Communication Modules HMS Industrial Networks

HMS delivers the 3,000,000th Anybus module to Bosch Rexroth

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HMS Industrial Networks has shipped its three millionth Anybus module to Bosch Rexroth. Bosch Rexroth uses Anybus modules mainly to connect welding and tightening controllers to the various control systems used in automation technology.

Long collaboration between Bosch Rexroth and HMS
Bosch Rexroth and HMS have been working together successfully for more than 10 years. Harald Lukosz, Director Engineering Tightening and Welding Systems at Bosch Rexroth explains why they have chosen Anybus: «We have chosen Anybus for two reasons: Firstly, it is very compact and easy to integrate and secondly, because of the technology inside it. »

Staffan Dahlström, CEO of HMS Industrial Networks comments: «The Anybus communication modules have support for all the major fieldbus and industrial Ethernet networks that Bosch Rexroth requires in their welding and tightening controllers and enables them to connect to the various control systems used in automation technology.»

Compact and energy efficient
Bosch Rexroth uses the Anybus CompactCom communication modules which consume little power and is very compact (5.2 cm x 5.2 cm). The communication modules provide very reliable multi-network connectivity for the major standards on the market today. The standardized hardware and software interfaces allow the modules to be easily interchangeable with each other. In other words, you can connect to any network by simply replacing the module.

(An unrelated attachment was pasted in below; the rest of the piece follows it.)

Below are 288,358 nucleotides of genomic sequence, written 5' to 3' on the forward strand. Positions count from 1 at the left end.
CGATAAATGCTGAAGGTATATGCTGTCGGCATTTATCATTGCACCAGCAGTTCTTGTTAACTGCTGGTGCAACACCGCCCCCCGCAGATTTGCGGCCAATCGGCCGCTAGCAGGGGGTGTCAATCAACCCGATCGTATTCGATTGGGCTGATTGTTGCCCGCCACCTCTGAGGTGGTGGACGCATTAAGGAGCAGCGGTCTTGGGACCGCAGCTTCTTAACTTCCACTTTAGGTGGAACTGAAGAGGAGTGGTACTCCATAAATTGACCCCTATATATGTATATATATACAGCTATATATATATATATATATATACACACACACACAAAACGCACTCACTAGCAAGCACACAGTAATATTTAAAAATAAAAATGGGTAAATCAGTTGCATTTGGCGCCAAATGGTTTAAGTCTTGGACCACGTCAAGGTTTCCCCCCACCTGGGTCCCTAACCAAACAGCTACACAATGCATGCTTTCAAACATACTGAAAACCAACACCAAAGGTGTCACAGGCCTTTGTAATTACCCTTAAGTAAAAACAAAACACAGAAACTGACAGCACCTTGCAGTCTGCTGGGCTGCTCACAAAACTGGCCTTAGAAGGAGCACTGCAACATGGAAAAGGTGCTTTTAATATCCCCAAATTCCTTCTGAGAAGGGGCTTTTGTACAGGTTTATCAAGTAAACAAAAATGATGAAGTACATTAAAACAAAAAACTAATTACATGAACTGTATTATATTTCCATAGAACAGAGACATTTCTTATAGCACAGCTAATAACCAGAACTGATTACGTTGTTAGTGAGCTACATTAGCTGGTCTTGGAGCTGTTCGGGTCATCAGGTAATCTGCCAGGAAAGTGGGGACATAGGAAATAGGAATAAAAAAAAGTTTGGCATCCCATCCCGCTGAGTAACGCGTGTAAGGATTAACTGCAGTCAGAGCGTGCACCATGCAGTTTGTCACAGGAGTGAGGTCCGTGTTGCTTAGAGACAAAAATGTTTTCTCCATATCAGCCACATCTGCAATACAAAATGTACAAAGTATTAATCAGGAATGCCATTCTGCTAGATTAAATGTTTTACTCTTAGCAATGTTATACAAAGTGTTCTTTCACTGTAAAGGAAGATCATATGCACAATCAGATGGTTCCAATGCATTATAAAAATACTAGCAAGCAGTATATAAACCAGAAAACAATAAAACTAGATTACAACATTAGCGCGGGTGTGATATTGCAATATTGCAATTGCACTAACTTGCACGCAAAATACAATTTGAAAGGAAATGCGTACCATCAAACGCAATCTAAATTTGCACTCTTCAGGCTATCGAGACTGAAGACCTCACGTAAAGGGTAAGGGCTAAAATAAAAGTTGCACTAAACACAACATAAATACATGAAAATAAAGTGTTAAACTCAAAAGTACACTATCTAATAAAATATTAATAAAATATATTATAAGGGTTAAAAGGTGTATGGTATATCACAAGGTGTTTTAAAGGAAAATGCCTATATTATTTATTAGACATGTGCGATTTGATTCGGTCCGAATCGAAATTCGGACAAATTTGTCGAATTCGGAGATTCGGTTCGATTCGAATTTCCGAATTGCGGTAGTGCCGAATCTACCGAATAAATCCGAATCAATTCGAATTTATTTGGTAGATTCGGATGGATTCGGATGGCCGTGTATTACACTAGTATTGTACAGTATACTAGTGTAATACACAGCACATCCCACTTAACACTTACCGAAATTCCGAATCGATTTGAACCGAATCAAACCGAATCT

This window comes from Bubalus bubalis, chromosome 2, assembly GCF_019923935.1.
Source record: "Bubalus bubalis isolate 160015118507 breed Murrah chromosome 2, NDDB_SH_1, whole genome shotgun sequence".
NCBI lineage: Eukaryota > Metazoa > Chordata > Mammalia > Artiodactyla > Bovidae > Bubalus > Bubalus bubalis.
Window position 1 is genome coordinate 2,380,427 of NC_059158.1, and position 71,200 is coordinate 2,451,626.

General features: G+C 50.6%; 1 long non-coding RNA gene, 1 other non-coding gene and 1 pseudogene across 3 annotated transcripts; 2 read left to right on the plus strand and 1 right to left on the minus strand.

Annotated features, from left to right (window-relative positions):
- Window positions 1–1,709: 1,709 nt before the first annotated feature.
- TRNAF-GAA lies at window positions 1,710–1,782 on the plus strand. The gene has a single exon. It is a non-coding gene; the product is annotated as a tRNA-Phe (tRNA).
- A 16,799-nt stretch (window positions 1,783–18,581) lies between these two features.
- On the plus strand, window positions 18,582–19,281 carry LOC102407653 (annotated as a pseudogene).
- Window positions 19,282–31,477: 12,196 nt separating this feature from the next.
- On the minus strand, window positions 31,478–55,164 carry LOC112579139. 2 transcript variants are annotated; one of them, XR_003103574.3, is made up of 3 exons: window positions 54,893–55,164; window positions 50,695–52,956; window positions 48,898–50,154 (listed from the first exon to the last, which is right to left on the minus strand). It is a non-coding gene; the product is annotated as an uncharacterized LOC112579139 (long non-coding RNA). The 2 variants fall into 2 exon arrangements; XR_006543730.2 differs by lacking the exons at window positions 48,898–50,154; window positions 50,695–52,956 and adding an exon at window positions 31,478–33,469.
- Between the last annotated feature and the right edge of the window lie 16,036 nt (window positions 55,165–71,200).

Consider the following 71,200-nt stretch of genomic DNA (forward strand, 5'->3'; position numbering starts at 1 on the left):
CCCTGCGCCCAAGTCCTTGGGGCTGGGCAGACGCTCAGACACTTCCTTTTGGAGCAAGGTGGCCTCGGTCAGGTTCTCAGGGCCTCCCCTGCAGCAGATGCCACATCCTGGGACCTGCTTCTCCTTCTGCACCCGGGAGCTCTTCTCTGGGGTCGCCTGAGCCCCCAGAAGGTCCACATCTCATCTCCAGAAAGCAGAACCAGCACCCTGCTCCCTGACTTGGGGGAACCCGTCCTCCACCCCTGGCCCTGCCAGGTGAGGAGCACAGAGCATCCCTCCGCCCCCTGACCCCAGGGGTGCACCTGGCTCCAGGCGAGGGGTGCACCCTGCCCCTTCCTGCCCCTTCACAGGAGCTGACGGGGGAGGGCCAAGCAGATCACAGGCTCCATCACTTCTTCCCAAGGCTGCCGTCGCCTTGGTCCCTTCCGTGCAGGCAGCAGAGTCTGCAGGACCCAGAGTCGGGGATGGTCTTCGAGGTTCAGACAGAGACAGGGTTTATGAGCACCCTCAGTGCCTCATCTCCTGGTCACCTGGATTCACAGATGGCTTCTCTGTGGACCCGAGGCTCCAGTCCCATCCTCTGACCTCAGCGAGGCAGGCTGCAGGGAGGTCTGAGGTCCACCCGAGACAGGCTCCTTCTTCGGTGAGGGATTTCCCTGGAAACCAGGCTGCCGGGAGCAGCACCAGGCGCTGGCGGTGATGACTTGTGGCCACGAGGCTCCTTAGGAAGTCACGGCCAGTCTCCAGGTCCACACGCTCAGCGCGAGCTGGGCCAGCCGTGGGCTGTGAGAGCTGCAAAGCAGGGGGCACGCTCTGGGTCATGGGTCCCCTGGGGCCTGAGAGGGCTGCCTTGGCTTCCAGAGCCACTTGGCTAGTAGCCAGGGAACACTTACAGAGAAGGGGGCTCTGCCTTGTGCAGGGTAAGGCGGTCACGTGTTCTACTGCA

The history of Anybus
The first Anybus module was developed in 1994. As the number of fieldbuses increased rapidly in those days, the Anybus concept allowing users to access almost any industrial network, was a ground-breaking innovation. Today, three million Anybus modules are deployed in the field. The multi-network capability offered by the Anybus concept is still the key benefit to the user.

“The first million Anybus modules took us more than 10 years to deliver,” says Staffan Dahlström. “However, the second million only took five years and the third million only two. With that said, we should probably not have to wait long for the fifth millionth Anybus module,” he concludes.

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